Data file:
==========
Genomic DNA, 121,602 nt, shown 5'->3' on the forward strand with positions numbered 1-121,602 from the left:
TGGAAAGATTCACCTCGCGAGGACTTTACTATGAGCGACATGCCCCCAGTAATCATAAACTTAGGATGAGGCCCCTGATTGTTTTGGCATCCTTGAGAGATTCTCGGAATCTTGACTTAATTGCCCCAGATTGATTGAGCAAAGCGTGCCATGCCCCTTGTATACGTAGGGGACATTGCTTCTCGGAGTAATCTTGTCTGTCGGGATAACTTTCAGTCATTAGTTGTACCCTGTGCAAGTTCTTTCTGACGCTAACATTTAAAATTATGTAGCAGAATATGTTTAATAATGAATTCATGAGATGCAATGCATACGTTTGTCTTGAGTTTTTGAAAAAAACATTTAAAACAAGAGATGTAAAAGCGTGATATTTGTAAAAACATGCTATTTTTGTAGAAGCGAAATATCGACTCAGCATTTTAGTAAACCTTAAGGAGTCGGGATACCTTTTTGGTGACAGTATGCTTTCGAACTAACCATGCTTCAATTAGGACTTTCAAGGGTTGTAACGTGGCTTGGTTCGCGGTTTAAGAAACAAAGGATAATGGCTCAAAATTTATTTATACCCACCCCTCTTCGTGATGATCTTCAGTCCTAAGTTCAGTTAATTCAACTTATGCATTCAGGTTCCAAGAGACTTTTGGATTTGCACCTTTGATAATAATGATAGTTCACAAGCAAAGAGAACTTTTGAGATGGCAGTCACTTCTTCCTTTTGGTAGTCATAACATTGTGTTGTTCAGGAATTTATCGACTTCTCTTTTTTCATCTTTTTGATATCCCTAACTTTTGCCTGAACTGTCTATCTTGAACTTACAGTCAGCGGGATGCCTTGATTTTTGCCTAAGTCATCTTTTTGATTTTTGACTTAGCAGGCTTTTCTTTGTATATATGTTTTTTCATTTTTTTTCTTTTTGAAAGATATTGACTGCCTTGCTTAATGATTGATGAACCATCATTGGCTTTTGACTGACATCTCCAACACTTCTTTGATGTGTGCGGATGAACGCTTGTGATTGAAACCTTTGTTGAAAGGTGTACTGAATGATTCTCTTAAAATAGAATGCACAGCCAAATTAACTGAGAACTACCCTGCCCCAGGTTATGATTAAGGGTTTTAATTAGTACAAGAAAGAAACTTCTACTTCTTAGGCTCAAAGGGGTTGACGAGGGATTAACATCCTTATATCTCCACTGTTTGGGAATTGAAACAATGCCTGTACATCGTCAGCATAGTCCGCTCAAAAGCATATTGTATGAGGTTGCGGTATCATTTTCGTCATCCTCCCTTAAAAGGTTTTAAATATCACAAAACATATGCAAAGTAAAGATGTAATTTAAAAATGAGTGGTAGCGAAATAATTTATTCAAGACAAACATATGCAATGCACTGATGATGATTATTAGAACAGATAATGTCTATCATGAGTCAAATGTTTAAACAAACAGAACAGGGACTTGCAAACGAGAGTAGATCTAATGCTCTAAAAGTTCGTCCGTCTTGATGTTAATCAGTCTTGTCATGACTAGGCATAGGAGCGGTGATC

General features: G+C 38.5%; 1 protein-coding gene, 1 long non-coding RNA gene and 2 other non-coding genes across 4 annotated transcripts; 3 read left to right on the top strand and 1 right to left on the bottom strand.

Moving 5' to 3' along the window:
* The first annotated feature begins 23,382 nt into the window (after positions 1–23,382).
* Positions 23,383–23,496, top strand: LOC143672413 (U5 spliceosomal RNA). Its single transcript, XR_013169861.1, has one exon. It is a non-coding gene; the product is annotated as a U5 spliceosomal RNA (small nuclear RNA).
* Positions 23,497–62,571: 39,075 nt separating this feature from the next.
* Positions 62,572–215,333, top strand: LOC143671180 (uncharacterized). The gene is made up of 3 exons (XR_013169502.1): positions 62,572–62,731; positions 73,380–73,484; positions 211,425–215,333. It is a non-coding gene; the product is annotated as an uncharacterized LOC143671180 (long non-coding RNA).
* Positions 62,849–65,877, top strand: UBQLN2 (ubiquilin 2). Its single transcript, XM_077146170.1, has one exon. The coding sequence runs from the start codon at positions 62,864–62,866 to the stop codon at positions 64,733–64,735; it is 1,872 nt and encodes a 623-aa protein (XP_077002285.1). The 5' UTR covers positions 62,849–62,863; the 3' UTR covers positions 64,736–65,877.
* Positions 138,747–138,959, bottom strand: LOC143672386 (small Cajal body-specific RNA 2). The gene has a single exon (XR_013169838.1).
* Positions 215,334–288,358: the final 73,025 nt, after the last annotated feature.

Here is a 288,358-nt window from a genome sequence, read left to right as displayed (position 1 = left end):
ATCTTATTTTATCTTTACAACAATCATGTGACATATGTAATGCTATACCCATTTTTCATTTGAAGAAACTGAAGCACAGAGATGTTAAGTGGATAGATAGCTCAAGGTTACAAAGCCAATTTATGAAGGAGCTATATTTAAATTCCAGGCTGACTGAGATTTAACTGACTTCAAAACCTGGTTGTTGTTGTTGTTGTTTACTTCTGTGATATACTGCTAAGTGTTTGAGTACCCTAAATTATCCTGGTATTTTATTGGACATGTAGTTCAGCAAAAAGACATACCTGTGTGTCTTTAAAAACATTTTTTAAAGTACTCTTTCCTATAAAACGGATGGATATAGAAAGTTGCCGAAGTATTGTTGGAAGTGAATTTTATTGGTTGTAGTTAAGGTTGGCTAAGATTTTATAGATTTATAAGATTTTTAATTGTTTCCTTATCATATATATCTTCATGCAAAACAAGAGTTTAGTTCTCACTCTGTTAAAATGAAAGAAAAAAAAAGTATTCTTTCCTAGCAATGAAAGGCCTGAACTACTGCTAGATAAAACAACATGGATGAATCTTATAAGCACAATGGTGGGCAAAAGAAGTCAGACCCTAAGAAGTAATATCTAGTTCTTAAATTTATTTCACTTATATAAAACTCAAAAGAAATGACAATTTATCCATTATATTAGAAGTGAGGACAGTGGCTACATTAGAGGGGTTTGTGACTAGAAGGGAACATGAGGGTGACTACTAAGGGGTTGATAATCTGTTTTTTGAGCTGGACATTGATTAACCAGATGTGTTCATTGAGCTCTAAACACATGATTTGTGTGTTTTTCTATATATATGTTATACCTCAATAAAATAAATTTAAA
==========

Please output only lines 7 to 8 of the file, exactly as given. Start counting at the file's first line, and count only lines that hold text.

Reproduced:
* Positions 23,497–62,571: 39,075 nt separating this feature from the next.
* Positions 62,572–215,333, top strand: LOC143671180 (uncharacterized). The gene is made up of 3 exons (XR_013169502.1): positions 62,572–62,731; positions 73,380–73,484; positions 211,425–215,333. It is a non-coding gene; the product is annotated as an uncharacterized LOC143671180 (long non-coding RNA).